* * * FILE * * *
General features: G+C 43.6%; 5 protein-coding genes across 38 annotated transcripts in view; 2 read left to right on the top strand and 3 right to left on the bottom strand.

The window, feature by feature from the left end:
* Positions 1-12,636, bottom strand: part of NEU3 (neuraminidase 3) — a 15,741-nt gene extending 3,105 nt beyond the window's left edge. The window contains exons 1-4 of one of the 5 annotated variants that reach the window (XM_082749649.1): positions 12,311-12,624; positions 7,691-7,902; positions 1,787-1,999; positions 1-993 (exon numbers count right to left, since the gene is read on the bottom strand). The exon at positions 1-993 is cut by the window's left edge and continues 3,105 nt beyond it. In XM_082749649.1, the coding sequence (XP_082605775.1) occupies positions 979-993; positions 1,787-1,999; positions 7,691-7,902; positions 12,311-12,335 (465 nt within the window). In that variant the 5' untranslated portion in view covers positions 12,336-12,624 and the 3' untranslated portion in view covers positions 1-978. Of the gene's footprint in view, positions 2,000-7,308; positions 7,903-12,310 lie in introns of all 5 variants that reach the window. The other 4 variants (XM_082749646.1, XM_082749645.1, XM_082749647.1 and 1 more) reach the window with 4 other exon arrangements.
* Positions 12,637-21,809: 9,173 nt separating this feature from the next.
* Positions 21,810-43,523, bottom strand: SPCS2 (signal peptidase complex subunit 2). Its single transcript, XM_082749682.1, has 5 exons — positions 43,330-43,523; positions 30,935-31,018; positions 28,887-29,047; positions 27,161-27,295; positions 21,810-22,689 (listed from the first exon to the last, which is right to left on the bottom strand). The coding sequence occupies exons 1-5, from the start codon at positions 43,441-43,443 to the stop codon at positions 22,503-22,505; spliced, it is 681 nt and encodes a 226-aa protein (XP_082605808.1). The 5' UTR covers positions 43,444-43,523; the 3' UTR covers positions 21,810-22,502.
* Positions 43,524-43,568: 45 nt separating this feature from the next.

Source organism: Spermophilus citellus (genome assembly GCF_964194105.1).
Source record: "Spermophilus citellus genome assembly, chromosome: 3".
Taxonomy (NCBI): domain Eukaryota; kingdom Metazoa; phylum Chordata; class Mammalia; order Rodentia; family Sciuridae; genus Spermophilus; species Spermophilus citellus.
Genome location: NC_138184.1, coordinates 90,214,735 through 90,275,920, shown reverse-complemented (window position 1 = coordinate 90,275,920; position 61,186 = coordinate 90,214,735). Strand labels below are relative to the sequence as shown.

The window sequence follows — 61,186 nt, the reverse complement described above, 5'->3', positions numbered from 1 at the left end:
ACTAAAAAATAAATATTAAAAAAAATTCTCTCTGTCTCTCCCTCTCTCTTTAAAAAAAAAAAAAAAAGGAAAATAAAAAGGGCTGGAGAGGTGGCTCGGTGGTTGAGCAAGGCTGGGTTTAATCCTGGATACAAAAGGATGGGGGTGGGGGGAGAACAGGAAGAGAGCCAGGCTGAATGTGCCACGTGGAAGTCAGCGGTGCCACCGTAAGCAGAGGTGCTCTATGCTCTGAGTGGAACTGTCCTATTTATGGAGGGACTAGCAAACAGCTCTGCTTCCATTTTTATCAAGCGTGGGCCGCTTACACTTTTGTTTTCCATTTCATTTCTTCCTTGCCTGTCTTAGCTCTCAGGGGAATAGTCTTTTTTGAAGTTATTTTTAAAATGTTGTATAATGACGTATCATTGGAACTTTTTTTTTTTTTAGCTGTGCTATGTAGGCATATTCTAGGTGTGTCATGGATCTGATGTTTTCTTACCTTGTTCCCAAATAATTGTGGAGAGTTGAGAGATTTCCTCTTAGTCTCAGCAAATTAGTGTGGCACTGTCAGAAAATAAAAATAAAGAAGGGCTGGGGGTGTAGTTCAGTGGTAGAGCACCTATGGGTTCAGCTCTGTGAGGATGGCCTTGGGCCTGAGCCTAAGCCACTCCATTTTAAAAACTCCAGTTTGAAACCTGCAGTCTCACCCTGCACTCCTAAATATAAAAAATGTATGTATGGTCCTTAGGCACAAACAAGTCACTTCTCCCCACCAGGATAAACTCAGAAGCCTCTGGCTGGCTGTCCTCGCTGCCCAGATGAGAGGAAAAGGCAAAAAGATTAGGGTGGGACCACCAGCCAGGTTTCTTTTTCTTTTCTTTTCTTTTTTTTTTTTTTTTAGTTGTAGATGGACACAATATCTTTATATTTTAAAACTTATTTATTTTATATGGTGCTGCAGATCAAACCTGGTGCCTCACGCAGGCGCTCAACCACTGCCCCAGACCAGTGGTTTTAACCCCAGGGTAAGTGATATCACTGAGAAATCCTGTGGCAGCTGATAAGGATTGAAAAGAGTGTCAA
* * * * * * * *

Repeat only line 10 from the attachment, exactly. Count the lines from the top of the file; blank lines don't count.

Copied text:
Genome location: NC_138184.1, coordinates 90,214,735 through 90,275,920, shown reverse-complemented (window position 1 = coordinate 90,275,920; position 61,186 = coordinate 90,214,735). Strand labels below are relative to the sequence as shown.